• Make time to talk to your people, especially face-to-face.
  • To make sure you understand them right, ask questions and restate what has been said. Take their feedback seriously. 
  • Pay attention to body language.
  • Help more introverted people not be drowned out by extroverts. Let them publicly express their opinions.

6. Self-awareness

You cannot truly lead others if you have no control over yourself. And to develop self-control, a leader must develop self-awareness – the ability to see your own strengths and weaknesses, recognize your emotions, and understand how you affect those around you.

Our self-perception can be based on false assumptions, so it’s worth doing the work of reflecting and being honest with ourselves about who we really are (and, in this context, what we are like to work with). It may be difficult to do this alone - you may need to enlist the help of trusted friends, or a therapist.

And sometimes this work will be unpleasant, as you might have to confront traits or tendencies that you didn't know were there, or never saw as a problem. However, it’s like taking a pill – it might be bitter for a second, but after a while you’ll feel better for it.

How to develop self-awareness as a leader

  • Sit down and start thinking. Reflect on where you need to improve, what your strengths are, and what you can do about it. Consider things like your leadership and communication style, conflict resolution and listening skills, inclusivity and diversity on your team etc. 
  • Be open to feedback. Ask for a second opinion to make sure your conclusions are right.
  • Find a therapist and let them know that you want to work on your self-awareness.
  • Work on your emotional intelligence.

7. Delegating

For many people in leadership positions, it’s hard to “let go” – they have a very strong inner conviction that no one else can do things better than them. They may try to control and micromanage other people.

This has a negative impact on both sides involved: a person who is being micromanaged feels suffocated, while a leader, eventually, gets exhausted – both because it’s draining to closely monitor every step of others, and because the pile of work that needs to be done keeps growing. 

That's why an effective leader delegates. You really don’t have to do it all by yourself!

By letting go and delegating tasks to your team members, you both show them that you believe in them and give yourself more time to do things that actually require your attention or expertise. This, by the way, is an important feature of the democratic leadership style.     

How to learn to delegate as a leader

  • Get to know your people. Learn more about their skills and knowledge.
  • Identify growth opportunities for the people you lead, and arrange for them to take those opportunities, based on their skills. 

8. Curiosity

People who are curious seem to have some inner sparkle – they’re full of energy and always ready to explore. And what’s important, they help others ignite their sparkles. Their enthusiasm is contagious.

Curious leaders always keep learning. They look for opportunities and are open to new challenges. They experiment and let others experiment, too. They are aware they do not know everything, so they ask a lot of questions. Innovative leaders think out of the box and stay positive even when times are difficult – because they know opportunities are often disguised as problems.

How to grow curiosity as a leader

  • Ask lots of questions.
  • Look for non-traditional solutions. Use brainstorming sessions, or the 6 Thinking Hats method – particularly, “put on” the green hat, looking for creative, out-of-the box solutions.
  • Keep learning and develop critical thinking skills.

9. Integrity

Integrity refers to a set of values like honesty and fairness, as well as other ethical principles. Who wouldn’t want a fair leader who is always consistent in their words and actions? This is a leader you trust, a leader you can always rely on. You know their intentions are genuine, and they aren't hiding anything from you.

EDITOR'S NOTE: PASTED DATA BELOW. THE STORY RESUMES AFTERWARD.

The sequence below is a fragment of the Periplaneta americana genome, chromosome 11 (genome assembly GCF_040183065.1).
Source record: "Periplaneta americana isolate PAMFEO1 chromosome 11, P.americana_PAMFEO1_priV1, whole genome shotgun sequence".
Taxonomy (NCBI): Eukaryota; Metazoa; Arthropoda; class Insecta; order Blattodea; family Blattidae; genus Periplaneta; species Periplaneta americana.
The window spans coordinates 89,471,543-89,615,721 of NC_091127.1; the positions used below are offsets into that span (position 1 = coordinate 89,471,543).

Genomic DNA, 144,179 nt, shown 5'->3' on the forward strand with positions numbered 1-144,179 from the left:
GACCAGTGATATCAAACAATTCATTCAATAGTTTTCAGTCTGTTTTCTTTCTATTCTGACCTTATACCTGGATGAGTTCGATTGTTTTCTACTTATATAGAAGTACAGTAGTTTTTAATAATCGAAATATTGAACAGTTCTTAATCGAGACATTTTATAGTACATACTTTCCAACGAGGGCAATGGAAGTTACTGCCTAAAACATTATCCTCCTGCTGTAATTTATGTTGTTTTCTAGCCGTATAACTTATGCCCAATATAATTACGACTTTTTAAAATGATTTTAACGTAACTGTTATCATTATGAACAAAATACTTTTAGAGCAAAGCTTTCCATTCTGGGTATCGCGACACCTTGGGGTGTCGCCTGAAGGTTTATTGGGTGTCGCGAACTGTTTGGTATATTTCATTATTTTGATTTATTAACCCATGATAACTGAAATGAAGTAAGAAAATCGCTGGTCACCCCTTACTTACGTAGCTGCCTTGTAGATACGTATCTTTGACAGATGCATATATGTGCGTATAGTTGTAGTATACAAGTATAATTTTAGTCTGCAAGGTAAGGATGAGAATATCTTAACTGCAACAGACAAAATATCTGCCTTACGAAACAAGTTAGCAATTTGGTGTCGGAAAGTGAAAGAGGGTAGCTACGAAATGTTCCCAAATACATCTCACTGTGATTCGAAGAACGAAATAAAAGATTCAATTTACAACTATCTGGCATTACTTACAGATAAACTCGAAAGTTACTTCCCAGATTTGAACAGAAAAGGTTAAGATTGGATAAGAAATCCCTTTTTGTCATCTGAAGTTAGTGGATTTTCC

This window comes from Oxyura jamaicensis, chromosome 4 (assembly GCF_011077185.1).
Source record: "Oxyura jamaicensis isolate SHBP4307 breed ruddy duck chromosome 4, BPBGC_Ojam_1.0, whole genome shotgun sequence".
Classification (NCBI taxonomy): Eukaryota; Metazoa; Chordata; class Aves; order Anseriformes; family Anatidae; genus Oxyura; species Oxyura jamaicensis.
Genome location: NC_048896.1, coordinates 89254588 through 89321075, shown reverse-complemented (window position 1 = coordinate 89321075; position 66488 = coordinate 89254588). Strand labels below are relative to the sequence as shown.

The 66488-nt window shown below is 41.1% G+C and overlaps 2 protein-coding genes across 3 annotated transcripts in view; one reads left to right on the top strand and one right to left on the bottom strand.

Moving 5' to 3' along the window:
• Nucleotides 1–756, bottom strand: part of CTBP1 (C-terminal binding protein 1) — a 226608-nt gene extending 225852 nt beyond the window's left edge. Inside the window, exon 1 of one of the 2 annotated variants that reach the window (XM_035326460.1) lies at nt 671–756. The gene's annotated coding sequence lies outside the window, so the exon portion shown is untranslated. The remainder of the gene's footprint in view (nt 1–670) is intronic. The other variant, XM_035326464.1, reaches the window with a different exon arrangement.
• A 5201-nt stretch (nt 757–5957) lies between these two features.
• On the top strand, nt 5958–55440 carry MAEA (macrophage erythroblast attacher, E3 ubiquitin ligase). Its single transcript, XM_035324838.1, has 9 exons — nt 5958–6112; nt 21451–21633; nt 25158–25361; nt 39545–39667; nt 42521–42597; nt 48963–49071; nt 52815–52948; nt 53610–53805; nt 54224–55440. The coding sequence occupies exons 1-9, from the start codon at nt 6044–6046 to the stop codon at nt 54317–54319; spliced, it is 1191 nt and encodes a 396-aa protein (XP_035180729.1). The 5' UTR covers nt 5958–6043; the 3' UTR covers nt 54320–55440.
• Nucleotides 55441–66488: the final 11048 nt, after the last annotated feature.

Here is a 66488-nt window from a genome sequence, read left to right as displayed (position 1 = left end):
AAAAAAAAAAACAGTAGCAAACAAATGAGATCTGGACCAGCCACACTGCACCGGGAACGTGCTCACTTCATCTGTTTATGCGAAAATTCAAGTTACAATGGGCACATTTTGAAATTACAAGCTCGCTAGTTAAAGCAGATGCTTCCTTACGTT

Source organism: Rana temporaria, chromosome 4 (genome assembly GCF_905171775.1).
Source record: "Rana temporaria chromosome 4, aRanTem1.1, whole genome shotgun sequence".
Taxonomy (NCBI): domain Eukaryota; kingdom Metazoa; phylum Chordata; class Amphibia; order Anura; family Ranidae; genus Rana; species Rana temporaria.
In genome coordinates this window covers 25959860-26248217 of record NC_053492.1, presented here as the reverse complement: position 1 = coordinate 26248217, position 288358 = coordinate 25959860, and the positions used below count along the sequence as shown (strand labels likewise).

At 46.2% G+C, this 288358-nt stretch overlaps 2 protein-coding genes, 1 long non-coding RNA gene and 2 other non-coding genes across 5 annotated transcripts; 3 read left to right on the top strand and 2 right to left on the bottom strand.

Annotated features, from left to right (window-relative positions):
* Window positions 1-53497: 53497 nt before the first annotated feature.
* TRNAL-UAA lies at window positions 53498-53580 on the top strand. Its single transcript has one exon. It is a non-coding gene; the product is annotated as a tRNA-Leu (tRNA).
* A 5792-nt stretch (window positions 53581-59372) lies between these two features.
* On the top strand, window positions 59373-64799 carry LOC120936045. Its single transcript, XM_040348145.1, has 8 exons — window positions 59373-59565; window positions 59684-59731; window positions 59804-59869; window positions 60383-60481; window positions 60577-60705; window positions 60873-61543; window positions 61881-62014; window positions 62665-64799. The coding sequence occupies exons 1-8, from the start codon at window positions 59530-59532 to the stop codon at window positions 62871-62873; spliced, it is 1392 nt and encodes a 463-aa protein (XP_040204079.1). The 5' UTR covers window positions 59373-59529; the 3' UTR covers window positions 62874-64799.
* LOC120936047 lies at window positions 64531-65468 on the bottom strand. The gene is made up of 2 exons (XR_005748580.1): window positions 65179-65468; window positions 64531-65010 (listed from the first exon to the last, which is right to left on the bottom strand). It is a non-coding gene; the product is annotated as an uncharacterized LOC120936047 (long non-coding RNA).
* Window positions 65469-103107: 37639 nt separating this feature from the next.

Integrity helps create a strong ethical organizational culture – ethical behavior of a leader has a ripple effect on the rest of the team. In such a culture, conflicts are handled with fairness and transparency, and even unpopular decisions are accepted with respect – because a leader with integrity does what’s best for the team or the organization, and everyone knows that.  This is what servant leadership is about.     

How to affirm integrity as a leader

  • Build a culture of transparency, where all team members have access to information and understand what stands behind leadership’s decisions.
  • Openly share your thoughts.
  • Provide timely and honest communication.

10. Courage

Leaders lead, and that requires them to be courageous – people expect their leader to have strong willpower and be reliable.

As a leadership skill, courage means many things. It’s the willingness to take calculated risks, even when no one knows what the outcome might be. It’s the readiness to challenge the status quo, when you know most people on your team will not like the change. It’s the ability to stand up for what is right, even in the face of adversity.

Courageous leaders are not afraid of uncertainty. Or rather, they are afraid – but they still act, overcoming their fear. They know they can make a mistake, and still let themselves do something instead of just waiting.  

How to build courage as a leader

  • Embrace risk and failure. Without a risk, you will not grow. And failure is just an inevitable part of your leadership journey.
  • Be ready for discomfort.
  • Practice courage by making small steps.

11. Vision

Finally, true leaders are visionaries. They have strategic thinking skills, which means they can see a bigger picture and have a clear idea of where the team or organization is heading. The image in their head is vivid, and they know how to make it a reality. They set goals, make plans, and know what values and principles can lead them to their dream.

And they can effectively communicate that vision to their teams, motivating them and showing a clear path to their goals. Their faith and confidence inspire, and people gladly follow them. And this is what differs leaders from managers

How to articulate vision as a leader

  • Envision a future you want to achieve. Develop a purpose, set goals, and build plans.
  • Vividly describe the future you see to your team. Make them believe it’s possible.
  • Provide your team with a plan. 

Successful leaders are made, not born. You may sense that you have certain character strengths that stand you in good stead for leadership, but other traits that feel like a negative. But that’s okay.

Everyone leads a bit differently, and you don’t have to master leadership overnight. It takes a lot of effort and time. Commit to personal growth, and have patience with yourself, and you'll become the leader you want to be.